Labor markets are rarely considered in discussions of political reform in the Middle East. Yet the unprecedented labor crisis confronting the Middle East and North Africa (MENA) region underscores the urgent need for both a new social contract—the basic laws and understandings that define the relationship between the state and labor—and for political reform.

Job creation is among the most pressing challenges facing Arab leaders; indeed, the ingredients for a massive social crisis are in place. Unemployment rates in MENA average 15 percent, and economic growth rates are too low to meet current labor demand. More than one-third of Morocco's youth are unemployed, while in Syria youth unemployment is a staggering 73 percent. Women in the Middle East are unemployed at twice the rate of men. Vast segments of the workforce are in the informal sector, with no access to the benefits of formal employment.

Despite the region's grim employment picture today, MENA governments must create 100 million new jobs over the next 15 years. This will require overcoming deeply embedded obstacles to economic reform, including the reform of labor markets. Yet urgent economic changes will not be possible without political reforms that give MENA governments the institutional capacity and legitimacy they need to establish social contracts capable of generating growth and creating jobs. Such contracts would comprise policies that promote the role of the private sector, support trade, and increase foreign investment, but also integrate workers into the formal sector, protect their rights and ensure that workers participate in the benefits of economic growth.

The Old Social Contract
Today MENA's labor markets reflect the populist social contracts that were established across the region in the post-independence period. These social compacts favor state intervention and economic planning over markets, and welfare over self-reliance. They include extensive provision of public services, and the management of labor through centralized, top-down trade union structures. They reflect a vision of the political arena as an expression of the "organic unity of the nation," with unity imposed through strict political controls. Over time, these arrangements have been termed an "authoritarian bargain:" citizens tolerate constraints on political freedom in exchange for state guarantees of employment and welfare.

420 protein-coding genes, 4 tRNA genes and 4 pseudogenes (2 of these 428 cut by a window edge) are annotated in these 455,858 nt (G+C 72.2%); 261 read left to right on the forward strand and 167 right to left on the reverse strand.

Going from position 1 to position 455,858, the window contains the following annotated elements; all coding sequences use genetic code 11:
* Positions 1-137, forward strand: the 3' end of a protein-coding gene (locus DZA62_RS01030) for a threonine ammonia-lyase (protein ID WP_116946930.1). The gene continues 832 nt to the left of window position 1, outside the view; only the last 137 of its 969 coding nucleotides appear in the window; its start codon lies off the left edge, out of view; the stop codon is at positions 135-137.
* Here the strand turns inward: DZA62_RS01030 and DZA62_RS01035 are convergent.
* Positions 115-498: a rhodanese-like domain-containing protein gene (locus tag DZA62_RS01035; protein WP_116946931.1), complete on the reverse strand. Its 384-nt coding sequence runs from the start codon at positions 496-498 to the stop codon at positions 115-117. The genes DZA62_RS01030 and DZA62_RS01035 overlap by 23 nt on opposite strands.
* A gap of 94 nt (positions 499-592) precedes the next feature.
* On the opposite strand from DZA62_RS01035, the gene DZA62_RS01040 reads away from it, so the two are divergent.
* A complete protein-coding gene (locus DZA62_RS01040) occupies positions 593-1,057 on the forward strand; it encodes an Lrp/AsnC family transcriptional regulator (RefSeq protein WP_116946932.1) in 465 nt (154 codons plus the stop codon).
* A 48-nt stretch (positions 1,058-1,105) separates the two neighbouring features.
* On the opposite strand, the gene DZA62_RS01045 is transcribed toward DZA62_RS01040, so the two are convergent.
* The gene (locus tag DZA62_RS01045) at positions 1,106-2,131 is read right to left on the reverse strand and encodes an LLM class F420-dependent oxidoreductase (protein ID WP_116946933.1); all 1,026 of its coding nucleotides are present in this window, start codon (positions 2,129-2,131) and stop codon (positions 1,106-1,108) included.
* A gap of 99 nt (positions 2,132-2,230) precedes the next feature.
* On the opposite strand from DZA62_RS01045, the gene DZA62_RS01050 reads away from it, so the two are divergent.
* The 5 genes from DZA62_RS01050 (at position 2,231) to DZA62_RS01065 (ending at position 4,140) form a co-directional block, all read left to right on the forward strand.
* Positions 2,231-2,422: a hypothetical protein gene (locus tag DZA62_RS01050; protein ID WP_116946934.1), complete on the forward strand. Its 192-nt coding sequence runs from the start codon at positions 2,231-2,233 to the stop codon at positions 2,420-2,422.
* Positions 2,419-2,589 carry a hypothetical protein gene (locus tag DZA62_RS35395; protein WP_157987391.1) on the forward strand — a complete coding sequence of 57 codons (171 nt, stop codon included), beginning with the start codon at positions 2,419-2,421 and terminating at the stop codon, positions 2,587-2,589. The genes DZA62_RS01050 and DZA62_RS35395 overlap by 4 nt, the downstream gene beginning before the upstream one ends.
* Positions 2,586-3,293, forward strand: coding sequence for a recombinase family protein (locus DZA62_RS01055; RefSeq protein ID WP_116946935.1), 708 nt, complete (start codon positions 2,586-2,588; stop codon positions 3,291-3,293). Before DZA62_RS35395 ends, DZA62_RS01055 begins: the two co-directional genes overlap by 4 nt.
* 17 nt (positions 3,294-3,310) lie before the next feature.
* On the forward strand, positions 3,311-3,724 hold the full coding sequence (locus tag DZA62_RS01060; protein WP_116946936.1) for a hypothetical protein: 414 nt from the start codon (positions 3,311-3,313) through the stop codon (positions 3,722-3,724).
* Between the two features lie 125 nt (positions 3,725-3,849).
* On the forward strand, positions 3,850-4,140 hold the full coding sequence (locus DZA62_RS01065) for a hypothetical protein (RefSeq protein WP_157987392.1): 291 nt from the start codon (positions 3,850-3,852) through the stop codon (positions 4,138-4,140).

At first, MENA's social contracts produced impressive gains. From 1965-1985 economic growth rates in MENA were among the highest in the world. By the early 1980s, however, the MENA social contract was becoming increasingly untenable. High levels of social spending, combined with a lack of flexibility in labor markets, declining worker productivity, and public policies that were unfavorable to the private sector, trade, and investment, drove Middle East economies into crisis. Unemployment levels rose, and governments faced growing pressure for economic reform.

Toward a New Social Contract?
In the 1980s and 1990s, most MENA governments responded to the economic crisis by implementing selective economic reforms. They introduced market-oriented policies in some areas, but considered labor market reform and privatization—which threatened to increase unemployment among organized public sector workers—too politically risky. Despite some positive effects, these selective reforms have not improved economic performance, or created sufficient numbers of new jobs.

Addressing the region's economic problems will require MENA governments to push the reform process beyond its current limits. Yet this can be accomplished most effectively by updating, rather than abandoning, the idea of a social contract. Labor market reform in MENA is unlikely to succeed without a renewed commitment to the goals of poverty reduction, income equality, and income security that are embodied in existing social contracts. Economic reform will not be credible unless governments ensure that economic outcomes are socially acceptable among MENA's citizens.

MENA governments must also implement more far-reaching political reforms. In the 1980s and 1990s, governments tried to delay meaningful political liberalization, arguing that economic growth must come first. But without democratization, labor market reform is unlikely to achieve legitimacy among the workers whose support is essential for its success. Improved governance, transparency, and accountability—all part and parcel of democratization—will reinforce efforts to implement a new social contract. These are essential if citizens are to make informed judgments about economic performance, as are credible elections that permit citizens to hold politicians accountable for their economic management.

Governments in the Middle East might well prefer the dysfunctional status quo to a vision that links the region's economic future to the reform of political institutions and practices. But the scale of MENA's economic problems exceeds the limits inherent in the narrow strategies of reform pursued to date. To make progress toward a social contract that protects workers, promotes employment, and creates the conditions for sustained economic growth, MENA governments must acknowledge that the renewal of political life is a prerequisite for successful economic reform.

Steven Heydemann is Director of the Center for Democracy and the Third Sector at Georgetown University and the editor of Networks of Privilege in the Middle East: The Politics of Economic Reform Revisited (forthcoming in 2004). The following was adapted from his contributions to a recently completed World Bank report, Unlocking the Employment Potential in the Middle East and North Africa: Toward a New Social Contract.